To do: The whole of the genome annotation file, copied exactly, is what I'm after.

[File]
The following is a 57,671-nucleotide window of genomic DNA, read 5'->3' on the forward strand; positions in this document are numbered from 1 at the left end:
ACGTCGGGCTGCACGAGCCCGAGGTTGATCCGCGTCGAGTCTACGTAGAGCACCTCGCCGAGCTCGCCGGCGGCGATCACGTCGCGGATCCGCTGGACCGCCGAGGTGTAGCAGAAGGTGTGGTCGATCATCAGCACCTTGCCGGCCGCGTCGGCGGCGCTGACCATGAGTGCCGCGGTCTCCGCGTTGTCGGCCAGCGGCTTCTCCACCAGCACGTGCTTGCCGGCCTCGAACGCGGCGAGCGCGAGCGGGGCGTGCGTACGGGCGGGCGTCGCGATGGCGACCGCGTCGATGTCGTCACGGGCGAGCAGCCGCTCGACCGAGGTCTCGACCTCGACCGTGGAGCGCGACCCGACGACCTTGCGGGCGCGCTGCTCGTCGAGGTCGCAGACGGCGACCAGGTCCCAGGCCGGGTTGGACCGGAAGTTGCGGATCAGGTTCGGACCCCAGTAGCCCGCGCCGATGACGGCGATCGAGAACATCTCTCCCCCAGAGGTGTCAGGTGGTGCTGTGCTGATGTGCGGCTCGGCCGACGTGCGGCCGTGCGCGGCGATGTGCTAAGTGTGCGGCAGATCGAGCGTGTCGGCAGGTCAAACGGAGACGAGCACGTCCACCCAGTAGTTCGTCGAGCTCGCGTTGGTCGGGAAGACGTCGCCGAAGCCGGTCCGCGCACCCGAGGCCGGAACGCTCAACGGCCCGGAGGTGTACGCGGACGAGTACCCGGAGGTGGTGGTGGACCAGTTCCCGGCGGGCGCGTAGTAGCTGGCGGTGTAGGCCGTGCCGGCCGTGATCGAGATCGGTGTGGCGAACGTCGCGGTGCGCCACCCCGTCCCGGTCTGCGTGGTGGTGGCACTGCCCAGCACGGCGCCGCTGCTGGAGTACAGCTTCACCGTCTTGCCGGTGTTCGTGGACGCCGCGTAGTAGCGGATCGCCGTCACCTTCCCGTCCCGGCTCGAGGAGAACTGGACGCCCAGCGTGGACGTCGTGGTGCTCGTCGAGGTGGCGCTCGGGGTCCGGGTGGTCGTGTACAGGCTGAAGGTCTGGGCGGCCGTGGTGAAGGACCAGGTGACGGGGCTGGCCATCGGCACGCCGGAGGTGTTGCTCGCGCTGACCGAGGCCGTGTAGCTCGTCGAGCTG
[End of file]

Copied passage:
The following is a 57,671-nucleotide window of genomic DNA, read 5'->3' on the forward strand; positions in this document are numbered from 1 at the left end:
ACGTCGGGCTGCACGAGCCCGAGGTTGATCCGCGTCGAGTCTACGTAGAGCACCTCGCCGAGCTCGCCGGCGGCGATCACGTCGCGGATCCGCTGGACCGCCGAGGTGTAGCAGAAGGTGTGGTCGATCATCAGCACCTTGCCGGCCGCGTCGGCGGCGCTGACCATGAGTGCCGCGGTCTCCGCGTTGTCGGCCAGCGGCTTCTCCACCAGCACGTGCTTGCCGGCCTCGAACGCGGCGAGCGCGAGCGGGGCGTGCGTACGGGCGGGCGTCGCGATGGCGACCGCGTCGATGTCGTCACGGGCGAGCAGCCGCTCGACCGAGGTCTCGACCTCGACCGTGGAGCGCGACCCGACGACCTTGCGGGCGCGCTGCTCGTCGAGGTCGCAGACGGCGACCAGGTCCCAGGCCGGGTTGGACCGGAAGTTGCGGATCAGGTTCGGACCCCAGTAGCCCGCGCCGATGACGGCGATCGAGAACATCTCTCCCCCAGAGGTGTCAGGTGGTGCTGTGCTGATGTGCGGCTCGGCCGACGTGCGGCCGTGCGCGGCGATGTGCTAAGTGTGCGGCAGATCGAGCGTGTCGGCAGGTCAAACGGAGACGAGCACGTCCACCCAGTAGTTCGTCGAGCTCGCGTTGGTCGGGAAGACGTCGCCGAAGCCGGTCCGCGCACCCGAGGCCGGAACGCTCAACGGCCCGGAGGTGTACGCGGACGAGTACCCGGAGGTGGTGGTGGACCAGTTCCCGGCGGGCGCGTAGTAGCTGGCGGTGTAGGCCGTGCCGGCCGTGATCGAGATCGGTGTGGCGAACGTCGCGGTGCGCCACCCCGTCCCGGTCTGCGTGGTGGTGGCACTGCCCAGCACGGCGCCGCTGCTGGAGTACAGCTTCACCGTCTTGCCGGTGTTCGTGGACGCCGCGTAGTAGCGGATCGCCGTCACCTTCCCGTCCCGGCTCGAGGAGAACTGGACGCCCAGCGTGGACGTCGTGGTGCTCGTCGAGGTGGCGCTCGGGGTCCGGGTGGTCGTGTACAGGCTGAAGGTCTGGGCGGCCGTGGTGAAGGACCAGGTGACGGGGCTGGCCATCGGCACGCCGGAGGTGTTGCTCGCGCTGACCGAGGCCGTGTAGCTCGTCGAGCTG